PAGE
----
“We would love to have their [state] money, but come on — we were the only two shelters in town not adversely affected by the governor’s decisions. We didn’t want the headache of it,” he said. “And we want to be free and clear of thinking about any of their restrictions.”

Particularly they reject any restrictions on the expression and practice of their Christian faith. The Rescue Mission is faith-based, with the motto, “A Meal, A Bed, A Soul Well Fed.”

‘A different life is possible’

“In our chapel there’s a sign that says, ‘Faith does not make things easy. It makes them possible,’” LaMantia said. “People come to us, and when you look into their face, you realize you’re not looking into faces with any hope. They believe they have reached their lot in life — that this is their fate, this is who they are and all they are designed to be. We want them to know a different life is possible.”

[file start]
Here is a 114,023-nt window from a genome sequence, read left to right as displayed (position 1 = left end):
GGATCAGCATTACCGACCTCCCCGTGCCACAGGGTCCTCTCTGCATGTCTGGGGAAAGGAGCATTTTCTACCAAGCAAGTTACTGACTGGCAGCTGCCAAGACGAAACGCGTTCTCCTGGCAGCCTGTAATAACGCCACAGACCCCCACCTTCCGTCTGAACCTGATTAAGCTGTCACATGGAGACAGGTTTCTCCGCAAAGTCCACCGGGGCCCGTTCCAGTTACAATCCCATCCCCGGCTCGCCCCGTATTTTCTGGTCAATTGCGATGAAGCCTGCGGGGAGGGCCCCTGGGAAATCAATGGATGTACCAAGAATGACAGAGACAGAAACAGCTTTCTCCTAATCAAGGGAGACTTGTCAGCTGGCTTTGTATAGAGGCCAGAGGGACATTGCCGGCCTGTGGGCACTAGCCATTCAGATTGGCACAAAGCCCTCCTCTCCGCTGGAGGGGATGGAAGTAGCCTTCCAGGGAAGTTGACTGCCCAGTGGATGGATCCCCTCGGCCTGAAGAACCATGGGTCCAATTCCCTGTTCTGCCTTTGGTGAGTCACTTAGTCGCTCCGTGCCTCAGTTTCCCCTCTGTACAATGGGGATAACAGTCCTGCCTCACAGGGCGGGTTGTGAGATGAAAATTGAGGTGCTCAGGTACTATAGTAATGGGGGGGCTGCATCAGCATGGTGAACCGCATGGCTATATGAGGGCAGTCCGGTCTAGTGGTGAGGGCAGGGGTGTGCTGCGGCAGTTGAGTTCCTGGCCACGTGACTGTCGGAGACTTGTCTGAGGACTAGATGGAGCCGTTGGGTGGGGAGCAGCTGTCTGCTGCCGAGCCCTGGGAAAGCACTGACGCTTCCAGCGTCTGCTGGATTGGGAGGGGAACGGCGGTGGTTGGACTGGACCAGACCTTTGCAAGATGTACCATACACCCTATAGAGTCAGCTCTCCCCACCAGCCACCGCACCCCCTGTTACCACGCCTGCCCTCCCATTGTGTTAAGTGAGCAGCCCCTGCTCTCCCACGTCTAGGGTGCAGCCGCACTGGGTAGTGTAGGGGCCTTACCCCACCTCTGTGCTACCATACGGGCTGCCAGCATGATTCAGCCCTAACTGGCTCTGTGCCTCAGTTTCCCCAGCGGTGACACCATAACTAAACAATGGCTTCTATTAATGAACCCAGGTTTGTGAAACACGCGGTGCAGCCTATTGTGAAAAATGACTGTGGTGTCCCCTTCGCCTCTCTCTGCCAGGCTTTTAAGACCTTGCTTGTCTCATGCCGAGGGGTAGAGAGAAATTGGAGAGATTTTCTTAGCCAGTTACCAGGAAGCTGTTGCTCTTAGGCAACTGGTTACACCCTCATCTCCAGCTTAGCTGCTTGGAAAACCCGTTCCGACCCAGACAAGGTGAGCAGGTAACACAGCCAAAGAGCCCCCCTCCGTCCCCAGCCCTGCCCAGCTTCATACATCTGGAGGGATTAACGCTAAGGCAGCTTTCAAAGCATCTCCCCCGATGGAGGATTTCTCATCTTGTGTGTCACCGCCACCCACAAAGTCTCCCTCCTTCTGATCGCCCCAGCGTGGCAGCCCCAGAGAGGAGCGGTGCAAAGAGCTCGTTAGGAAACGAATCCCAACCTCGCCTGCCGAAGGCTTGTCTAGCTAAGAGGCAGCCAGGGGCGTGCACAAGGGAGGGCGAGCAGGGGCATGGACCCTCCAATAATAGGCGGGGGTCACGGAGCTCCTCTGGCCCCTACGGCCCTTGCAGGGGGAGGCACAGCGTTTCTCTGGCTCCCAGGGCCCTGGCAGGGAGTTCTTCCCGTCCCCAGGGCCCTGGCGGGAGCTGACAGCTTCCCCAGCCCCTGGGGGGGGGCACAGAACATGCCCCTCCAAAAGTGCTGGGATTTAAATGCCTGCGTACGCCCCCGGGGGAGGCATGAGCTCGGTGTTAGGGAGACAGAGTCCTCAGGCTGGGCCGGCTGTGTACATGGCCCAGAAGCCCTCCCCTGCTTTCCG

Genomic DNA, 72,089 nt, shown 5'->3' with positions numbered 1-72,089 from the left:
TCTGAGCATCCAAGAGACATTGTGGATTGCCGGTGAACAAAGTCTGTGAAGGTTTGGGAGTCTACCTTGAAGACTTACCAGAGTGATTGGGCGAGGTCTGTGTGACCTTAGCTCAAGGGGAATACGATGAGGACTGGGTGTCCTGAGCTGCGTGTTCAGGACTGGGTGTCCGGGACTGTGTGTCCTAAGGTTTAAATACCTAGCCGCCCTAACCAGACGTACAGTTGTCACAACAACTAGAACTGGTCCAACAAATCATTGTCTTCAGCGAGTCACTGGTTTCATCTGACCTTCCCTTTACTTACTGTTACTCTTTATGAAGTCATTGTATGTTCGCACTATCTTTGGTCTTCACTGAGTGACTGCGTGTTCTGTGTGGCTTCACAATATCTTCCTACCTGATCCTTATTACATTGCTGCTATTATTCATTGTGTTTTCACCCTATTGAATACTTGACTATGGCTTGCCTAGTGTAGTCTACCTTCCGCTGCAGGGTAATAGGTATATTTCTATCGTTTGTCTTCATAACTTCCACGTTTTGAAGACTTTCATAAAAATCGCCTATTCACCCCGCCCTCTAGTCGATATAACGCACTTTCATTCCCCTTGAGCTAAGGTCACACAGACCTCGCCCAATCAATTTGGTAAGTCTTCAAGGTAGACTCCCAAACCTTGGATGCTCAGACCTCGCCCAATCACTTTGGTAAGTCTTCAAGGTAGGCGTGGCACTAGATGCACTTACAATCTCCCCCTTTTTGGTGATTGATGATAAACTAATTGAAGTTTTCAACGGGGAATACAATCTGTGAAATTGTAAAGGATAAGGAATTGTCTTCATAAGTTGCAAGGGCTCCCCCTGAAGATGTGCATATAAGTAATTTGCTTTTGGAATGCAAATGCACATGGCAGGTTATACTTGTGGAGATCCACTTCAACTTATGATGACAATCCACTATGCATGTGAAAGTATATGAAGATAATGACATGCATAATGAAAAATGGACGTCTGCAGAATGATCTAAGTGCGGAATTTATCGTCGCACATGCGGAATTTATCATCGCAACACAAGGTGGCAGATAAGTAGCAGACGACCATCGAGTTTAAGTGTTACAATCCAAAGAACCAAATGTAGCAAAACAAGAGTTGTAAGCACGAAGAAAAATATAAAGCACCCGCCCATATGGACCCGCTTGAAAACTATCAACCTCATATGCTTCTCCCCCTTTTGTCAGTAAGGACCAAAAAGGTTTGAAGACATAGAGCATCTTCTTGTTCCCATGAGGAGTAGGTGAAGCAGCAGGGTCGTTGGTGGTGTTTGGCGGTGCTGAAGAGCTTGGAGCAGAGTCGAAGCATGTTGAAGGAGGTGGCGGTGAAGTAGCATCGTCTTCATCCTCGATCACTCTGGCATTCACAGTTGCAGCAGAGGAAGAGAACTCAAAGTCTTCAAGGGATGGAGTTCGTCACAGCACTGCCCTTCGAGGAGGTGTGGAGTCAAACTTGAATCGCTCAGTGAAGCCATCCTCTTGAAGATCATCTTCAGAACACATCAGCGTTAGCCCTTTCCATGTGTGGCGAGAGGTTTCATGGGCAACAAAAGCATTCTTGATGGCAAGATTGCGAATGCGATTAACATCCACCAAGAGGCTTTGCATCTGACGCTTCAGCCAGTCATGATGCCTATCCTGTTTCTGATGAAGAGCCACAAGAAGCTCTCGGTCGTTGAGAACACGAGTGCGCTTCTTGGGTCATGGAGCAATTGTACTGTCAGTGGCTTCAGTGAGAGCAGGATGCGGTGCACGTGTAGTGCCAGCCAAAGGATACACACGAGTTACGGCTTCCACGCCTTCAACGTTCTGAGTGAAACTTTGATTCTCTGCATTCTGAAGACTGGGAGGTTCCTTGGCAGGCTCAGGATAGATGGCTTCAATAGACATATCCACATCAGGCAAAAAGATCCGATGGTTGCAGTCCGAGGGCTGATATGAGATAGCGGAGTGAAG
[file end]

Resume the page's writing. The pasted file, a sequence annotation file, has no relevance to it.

The Rescue Mission was founded in 1965 in a small Assembly of God church before opening its current Tudor Road location in 1987. Though LaMantia, who has worked there since 2012, is an Assembly of God pastor, the Rescue Mission is nondenominational.

“I don’t care who you are or what you are or what your lifestyle has been, you are welcome in the front door of this mission. If you’re hungry and you need a place to sleep, we have a place for you,” he said. “Everything is free here. All we ask is that you sit for an hour and listen to the message of the Gospel.”

“We simply tell them what we know,” he added, “and they can receive it or reject it, their choice.”